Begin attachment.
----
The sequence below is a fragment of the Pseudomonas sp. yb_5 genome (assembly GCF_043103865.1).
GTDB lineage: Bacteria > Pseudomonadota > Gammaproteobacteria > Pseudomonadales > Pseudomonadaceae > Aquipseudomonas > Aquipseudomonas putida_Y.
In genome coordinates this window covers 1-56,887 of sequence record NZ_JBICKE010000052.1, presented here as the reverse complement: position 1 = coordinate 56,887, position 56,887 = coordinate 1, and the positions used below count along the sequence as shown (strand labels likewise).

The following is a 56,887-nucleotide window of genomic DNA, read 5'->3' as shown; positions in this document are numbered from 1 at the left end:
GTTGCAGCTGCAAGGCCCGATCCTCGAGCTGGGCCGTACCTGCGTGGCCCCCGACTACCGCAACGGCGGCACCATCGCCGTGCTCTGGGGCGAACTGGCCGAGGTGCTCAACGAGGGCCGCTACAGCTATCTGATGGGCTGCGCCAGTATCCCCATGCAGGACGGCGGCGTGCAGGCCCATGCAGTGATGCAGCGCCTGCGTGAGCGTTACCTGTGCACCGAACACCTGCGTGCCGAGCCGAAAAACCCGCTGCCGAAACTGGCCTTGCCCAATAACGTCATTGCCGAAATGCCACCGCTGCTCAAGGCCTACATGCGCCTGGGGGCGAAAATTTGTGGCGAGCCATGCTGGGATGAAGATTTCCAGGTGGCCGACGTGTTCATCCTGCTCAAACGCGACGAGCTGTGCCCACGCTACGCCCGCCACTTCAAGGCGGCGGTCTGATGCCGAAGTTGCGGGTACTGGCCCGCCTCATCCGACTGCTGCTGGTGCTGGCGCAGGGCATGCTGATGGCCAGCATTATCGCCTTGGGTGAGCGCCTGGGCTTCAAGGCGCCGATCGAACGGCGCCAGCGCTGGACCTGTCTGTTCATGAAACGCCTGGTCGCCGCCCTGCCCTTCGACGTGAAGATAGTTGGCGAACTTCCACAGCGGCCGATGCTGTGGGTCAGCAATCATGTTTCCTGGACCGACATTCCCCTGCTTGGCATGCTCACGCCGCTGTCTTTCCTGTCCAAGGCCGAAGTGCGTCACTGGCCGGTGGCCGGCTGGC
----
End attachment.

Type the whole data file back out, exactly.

The sequence below is a fragment of the Pseudomonas sp. yb_5 genome (assembly GCF_043103865.1).
GTDB lineage: Bacteria > Pseudomonadota > Gammaproteobacteria > Pseudomonadales > Pseudomonadaceae > Aquipseudomonas > Aquipseudomonas putida_Y.
In genome coordinates this window covers 1-56,887 of sequence record NZ_JBICKE010000052.1, presented here as the reverse complement: position 1 = coordinate 56,887, position 56,887 = coordinate 1, and the positions used below count along the sequence as shown (strand labels likewise).

The following is a 56,887-nucleotide window of genomic DNA, read 5'->3' as shown; positions in this document are numbered from 1 at the left end:
GTTGCAGCTGCAAGGCCCGATCCTCGAGCTGGGCCGTACCTGCGTGGCCCCCGACTACCGCAACGGCGGCACCATCGCCGTGCTCTGGGGCGAACTGGCCGAGGTGCTCAACGAGGGCCGCTACAGCTATCTGATGGGCTGCGCCAGTATCCCCATGCAGGACGGCGGCGTGCAGGCCCATGCAGTGATGCAGCGCCTGCGTGAGCGTTACCTGTGCACCGAACACCTGCGTGCCGAGCCGAAAAACCCGCTGCCGAAACTGGCCTTGCCCAATAACGTCATTGCCGAAATGCCACCGCTGCTCAAGGCCTACATGCGCCTGGGGGCGAAAATTTGTGGCGAGCCATGCTGGGATGAAGATTTCCAGGTGGCCGACGTGTTCATCCTGCTCAAACGCGACGAGCTGTGCCCACGCTACGCCCGCCACTTCAAGGCGGCGGTCTGATGCCGAAGTTGCGGGTACTGGCCCGCCTCATCCGACTGCTGCTGGTGCTGGCGCAGGGCATGCTGATGGCCAGCATTATCGCCTTGGGTGAGCGCCTGGGCTTCAAGGCGCCGATCGAACGGCGCCAGCGCTGGACCTGTCTGTTCATGAAACGCCTGGTCGCCGCCCTGCCCTTCGACGTGAAGATAGTTGGCGAACTTCCACAGCGGCCGATGCTGTGGGTCAGCAATCATGTTTCCTGGACCGACATTCCCCTGCTTGGCATGCTCACGCCGCTGTCTTTCCTGTCCAAGGCCGAAGTGCGTCACTGGCCGGTGGCCGGCTGGC